«Previous    Next»
Truck Converted To Pulling Wagon
"Converting old trucks into pull-type wagons gives you most of the benefits of hauling grain with a truck but without paying for a truck license and insurance," says Don Kamen, Farmington, Minn., who custom builds "truck wagons" by mounting conventional gravity wagon boxes on the shortened-up frames of old junked out single axle trucks.
Kamen strips the truck of everything but the chassis, which he cuts to match the length of whatever gravity box wagon he plans to use. Then he bolts the box onto the chassis and mounts a telescopic hitch on the front axle.
"The truck suspension and tires provide these wagons with several benefits over conventional gravity box wagons equipped with flotation tires," says Kamen, who so far has built four "truck wagons" using International, Chevrolet and Dodge trucks. "Truck tires are built heavier than flotation tires so you can pull a `truck wagon' at greater highway speeds. Flotation tires of-ten blow out when pulled at highway speeds, and replacing them is expensive. The rear axle is equipped with duals which help stabilize the wagon, and springs on the rear axle create a `rocking bolster' effect that allows the wagon to ride smoother. Removing the springs from the front axle reduces sway so the wagon won't tip over easily."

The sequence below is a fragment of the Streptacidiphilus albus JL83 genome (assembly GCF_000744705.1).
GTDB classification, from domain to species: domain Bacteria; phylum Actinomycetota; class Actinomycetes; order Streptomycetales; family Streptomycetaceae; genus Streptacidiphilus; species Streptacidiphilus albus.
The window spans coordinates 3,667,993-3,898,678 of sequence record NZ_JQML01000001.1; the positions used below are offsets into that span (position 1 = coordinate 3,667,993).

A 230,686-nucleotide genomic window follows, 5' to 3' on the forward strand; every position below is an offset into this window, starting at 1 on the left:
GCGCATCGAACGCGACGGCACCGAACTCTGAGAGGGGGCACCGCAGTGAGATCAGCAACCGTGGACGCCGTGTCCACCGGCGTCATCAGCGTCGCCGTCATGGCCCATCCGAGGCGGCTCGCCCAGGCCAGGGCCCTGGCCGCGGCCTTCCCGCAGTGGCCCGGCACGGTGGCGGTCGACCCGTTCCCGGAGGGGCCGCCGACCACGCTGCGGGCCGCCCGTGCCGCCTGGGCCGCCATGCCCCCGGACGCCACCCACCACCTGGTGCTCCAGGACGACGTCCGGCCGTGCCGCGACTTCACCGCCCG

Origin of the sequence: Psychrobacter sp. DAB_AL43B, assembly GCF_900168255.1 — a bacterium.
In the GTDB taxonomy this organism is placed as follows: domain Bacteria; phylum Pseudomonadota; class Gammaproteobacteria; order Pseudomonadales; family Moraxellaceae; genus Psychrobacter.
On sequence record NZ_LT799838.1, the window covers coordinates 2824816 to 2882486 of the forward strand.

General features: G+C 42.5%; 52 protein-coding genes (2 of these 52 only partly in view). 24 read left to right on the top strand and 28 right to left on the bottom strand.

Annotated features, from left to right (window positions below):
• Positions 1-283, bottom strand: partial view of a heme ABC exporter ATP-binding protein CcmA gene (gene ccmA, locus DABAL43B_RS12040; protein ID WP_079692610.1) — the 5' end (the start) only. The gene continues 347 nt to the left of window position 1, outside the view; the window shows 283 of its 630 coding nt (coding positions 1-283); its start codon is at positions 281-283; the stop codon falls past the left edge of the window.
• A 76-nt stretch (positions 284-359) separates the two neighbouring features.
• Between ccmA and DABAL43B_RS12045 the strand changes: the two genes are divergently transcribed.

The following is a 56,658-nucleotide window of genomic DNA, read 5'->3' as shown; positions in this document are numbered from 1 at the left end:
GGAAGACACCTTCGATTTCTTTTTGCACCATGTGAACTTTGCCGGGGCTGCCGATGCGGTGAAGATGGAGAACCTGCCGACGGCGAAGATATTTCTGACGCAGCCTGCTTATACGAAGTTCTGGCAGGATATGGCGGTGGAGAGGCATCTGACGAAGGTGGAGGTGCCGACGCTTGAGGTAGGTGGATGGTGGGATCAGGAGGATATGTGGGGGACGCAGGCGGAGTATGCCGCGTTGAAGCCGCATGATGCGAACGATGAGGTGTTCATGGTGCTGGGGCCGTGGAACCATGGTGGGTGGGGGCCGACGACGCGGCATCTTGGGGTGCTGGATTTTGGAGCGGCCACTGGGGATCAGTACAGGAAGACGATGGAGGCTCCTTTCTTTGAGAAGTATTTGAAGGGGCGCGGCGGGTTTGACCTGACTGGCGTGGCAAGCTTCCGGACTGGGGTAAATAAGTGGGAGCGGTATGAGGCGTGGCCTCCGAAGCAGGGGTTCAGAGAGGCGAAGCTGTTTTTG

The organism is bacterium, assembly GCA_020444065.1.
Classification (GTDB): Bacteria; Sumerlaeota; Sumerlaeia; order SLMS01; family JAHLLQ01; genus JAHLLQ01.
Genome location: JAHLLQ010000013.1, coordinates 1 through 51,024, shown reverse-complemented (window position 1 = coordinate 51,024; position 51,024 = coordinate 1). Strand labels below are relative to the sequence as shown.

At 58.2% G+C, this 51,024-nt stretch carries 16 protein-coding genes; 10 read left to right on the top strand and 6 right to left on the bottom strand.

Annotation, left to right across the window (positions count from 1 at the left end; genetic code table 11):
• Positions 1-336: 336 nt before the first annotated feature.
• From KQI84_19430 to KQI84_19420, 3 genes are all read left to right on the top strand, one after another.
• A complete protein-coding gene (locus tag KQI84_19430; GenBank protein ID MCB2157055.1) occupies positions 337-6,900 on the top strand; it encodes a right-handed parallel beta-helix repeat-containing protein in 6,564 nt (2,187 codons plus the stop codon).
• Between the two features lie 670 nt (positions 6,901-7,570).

Truck tires are taller than flotation tires, which provides more unloading clearance, notes Kamen. "The unloading spout is about 2 ft. off the ground compared to about 1 ft. on a conventional gravity box wagon. It's much easier to clear the hopper on a grain auger."
Kamen first came up with the idea for building "truck wagons" when he replaced the bed of an old Chevrolet truck with a gravity wagon box. He used the rig to fill the fertilizer hoppers on his planter. The idea worked so well that when the truck's engine failed, he stripped away everything but the gravity box and chassis, which he converted to pull-type.
Kamen says the truck frame can also be equipped with a flat deck `to haul liquid fertilizer nurse tanks. He says it costs about $400 to make the conversion.
Contact: FARM SHOW Followup, Don Kamen, 19941 Blaine Ave., Farmington, Minn. 55024 (ph 612 460-6867).

  Click here to download page story appeared in.

  Click here to read entire issue

To read the rest of this story, download this issue below or click here to register with your account number.
Order the Issue Containing This Story
1989 - Volume #13, Issue #4